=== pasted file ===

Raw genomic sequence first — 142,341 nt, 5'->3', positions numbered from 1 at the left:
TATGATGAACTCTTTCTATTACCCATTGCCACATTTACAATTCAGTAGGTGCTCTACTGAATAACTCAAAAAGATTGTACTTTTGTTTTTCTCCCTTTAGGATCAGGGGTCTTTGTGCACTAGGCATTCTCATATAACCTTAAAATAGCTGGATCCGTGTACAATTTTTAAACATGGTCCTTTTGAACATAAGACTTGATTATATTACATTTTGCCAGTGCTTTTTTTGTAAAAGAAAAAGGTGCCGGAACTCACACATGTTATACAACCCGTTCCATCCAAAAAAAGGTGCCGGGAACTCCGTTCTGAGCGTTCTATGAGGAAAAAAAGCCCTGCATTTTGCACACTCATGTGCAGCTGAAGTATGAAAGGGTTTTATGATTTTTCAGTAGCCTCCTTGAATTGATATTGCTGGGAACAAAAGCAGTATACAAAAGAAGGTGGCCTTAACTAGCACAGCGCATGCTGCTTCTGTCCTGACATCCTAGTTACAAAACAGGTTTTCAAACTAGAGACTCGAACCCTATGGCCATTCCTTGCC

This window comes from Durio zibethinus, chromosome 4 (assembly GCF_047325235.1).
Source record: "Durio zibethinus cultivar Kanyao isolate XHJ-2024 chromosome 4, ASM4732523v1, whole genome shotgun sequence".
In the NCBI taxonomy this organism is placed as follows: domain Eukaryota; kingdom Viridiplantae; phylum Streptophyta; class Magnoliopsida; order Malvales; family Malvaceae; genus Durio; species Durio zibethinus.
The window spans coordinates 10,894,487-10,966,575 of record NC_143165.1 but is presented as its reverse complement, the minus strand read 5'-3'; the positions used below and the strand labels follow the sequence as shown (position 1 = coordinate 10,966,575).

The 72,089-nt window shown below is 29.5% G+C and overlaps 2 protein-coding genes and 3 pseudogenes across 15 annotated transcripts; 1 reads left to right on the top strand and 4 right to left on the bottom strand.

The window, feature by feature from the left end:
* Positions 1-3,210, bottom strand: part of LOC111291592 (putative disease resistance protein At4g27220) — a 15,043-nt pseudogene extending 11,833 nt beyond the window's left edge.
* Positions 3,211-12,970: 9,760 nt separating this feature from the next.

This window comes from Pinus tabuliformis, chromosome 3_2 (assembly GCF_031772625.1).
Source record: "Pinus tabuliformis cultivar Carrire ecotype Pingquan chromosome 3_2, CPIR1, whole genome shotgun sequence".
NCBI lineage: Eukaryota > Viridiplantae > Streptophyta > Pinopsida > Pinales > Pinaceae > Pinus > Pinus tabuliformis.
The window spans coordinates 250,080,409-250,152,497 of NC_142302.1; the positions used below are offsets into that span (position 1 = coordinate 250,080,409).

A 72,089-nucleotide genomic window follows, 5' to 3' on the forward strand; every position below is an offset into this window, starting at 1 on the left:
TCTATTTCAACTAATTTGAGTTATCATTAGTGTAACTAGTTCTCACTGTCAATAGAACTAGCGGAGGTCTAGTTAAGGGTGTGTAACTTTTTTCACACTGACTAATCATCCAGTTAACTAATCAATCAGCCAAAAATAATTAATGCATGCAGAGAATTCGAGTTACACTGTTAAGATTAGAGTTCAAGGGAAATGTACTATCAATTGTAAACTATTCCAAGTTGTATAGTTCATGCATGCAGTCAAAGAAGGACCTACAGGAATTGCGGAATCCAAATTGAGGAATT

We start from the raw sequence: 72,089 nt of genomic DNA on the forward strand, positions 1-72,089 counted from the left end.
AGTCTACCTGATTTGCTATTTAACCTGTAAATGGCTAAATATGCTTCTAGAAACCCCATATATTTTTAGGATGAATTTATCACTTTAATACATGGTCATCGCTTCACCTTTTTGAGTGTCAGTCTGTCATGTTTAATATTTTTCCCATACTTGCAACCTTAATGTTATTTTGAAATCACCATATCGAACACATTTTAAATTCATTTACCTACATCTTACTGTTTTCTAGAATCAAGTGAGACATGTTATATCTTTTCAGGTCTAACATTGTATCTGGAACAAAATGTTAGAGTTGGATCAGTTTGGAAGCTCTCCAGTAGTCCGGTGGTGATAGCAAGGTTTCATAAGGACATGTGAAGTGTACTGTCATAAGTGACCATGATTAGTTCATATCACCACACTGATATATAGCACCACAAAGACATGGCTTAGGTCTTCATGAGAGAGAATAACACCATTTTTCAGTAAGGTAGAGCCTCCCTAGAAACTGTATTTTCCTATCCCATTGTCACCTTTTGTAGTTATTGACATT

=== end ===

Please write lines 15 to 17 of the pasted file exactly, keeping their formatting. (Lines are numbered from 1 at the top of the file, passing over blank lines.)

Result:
A 72,089-nucleotide genomic window follows, 5' to 3' on the forward strand; every position below is an offset into this window, starting at 1 on the left:
TCTATTTCAACTAATTTGAGTTATCATTAGTGTAACTAGTTCTCACTGTCAATAGAACTAGCGGAGGTCTAGTTAAGGGTGTGTAACTTTTTTCACACTGACTAATCATCCAGTTAACTAATCAATCAGCCAAAAATAATTAATGCATGCAGAGAATTCGAGTTACACTGTTAAGATTAGAGTTCAAGGGAAATGTACTATCAATTGTAAACTATTCCAAGTTGTATAGTTCATGCATGCAGTCAAAGAAGGACCTACAGGAATTGCGGAATCCAAATTGAGGAATT

We start from the raw sequence: 72,089 nt of genomic DNA on the forward strand, positions 1-72,089 counted from the left end.